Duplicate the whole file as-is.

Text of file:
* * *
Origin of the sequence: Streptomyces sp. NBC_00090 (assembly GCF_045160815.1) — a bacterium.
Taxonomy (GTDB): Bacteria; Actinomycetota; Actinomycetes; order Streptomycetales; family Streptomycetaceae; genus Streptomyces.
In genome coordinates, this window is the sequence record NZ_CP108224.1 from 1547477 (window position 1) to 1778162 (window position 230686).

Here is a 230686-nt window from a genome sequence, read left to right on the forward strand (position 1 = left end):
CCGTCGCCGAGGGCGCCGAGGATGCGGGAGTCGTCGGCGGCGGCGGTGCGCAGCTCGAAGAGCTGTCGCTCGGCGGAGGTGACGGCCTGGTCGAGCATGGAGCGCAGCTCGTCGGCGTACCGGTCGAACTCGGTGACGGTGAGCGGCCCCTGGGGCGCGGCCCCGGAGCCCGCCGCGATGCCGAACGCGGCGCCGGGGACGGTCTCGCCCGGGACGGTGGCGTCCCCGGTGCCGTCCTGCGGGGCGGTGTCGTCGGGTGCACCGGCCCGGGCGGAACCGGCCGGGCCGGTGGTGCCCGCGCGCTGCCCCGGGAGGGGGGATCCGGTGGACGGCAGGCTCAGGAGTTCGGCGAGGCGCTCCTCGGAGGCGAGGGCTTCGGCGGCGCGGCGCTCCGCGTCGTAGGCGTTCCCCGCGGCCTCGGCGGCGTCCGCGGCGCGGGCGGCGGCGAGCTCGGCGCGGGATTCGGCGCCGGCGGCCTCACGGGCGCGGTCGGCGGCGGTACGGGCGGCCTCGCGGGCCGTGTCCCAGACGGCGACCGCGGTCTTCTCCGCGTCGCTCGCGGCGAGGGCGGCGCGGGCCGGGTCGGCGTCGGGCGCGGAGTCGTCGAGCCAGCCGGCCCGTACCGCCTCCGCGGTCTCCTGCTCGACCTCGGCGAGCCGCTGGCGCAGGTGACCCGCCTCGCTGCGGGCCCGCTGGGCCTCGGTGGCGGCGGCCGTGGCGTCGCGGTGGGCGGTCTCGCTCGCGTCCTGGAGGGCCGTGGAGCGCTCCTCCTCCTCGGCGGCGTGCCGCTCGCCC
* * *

Origin of the sequence: Streptomyces sp. NBC_00090 (assembly GCF_045160815.1) — a bacterium.
Taxonomy (GTDB): Bacteria; Actinomycetota; Actinomycetes; order Streptomycetales; family Streptomycetaceae; genus Streptomyces.
In genome coordinates, this window is the sequence record NZ_CP108224.1 from 1547477 (window position 1) to 1778162 (window position 230686).

Here is a 230686-nt window from a genome sequence, read left to right on the forward strand (position 1 = left end):
CCGTCGCCGAGGGCGCCGAGGATGCGGGAGTCGTCGGCGGCGGCGGTGCGCAGCTCGAAGAGCTGTCGCTCGGCGGAGGTGACGGCCTGGTCGAGCATGGAGCGCAGCTCGTCGGCGTACCGGTCGAACTCGGTGACGGTGAGCGGCCCCTGGGGCGCGGCCCCGGAGCCCGCCGCGATGCCGAACGCGGCGCCGGGGACGGTCTCGCCCGGGACGGTGGCGTCCCCGGTGCCGTCCTGCGGGGCGGTGTCGTCGGGTGCACCGGCCCGGGCGGAACCGGCCGGGCCGGTGGTGCCCGCGCGCTGCCCCGGGAGGGGGGATCCGGTGGACGGCAGGCTCAGGAGTTCGGCGAGGCGCTCCTCGGAGGCGAGGGCTTCGGCGGCGCGGCGCTCCGCGTCGTAGGCGTTCCCCGCGGCCTCGGCGGCGTCCGCGGCGCGGGCGGCGGCGAGCTCGGCGCGGGATTCGGCGCCGGCGGCCTCACGGGCGCGGTCGGCGGCGGTACGGGCGGCCTCGCGGGCCGTGTCCCAGACGGCGACCGCGGTCTTCTCCGCGTCGCTCGCGGCGAGGGCGGCGCGGGCCGGGTCGGCGTCGGGCGCGGAGTCGTCGAGCCAGCCGGCCCGTACCGCCTCCGCGGTCTCCTGCTCGACCTCGGCGAGCCGCTGGCGCAGGTGACCCGCCTCGCTGCGGGCCCGCTGGGCCTCGGTGGCGGCGGCCGTGGCGTCGCGGTGGGCGGTCTCGCTCGCGTCCTGGAGGGCCGTGGAGCGCTCCTCCTCCTCGGCGGCGTGCCGCTCGCCC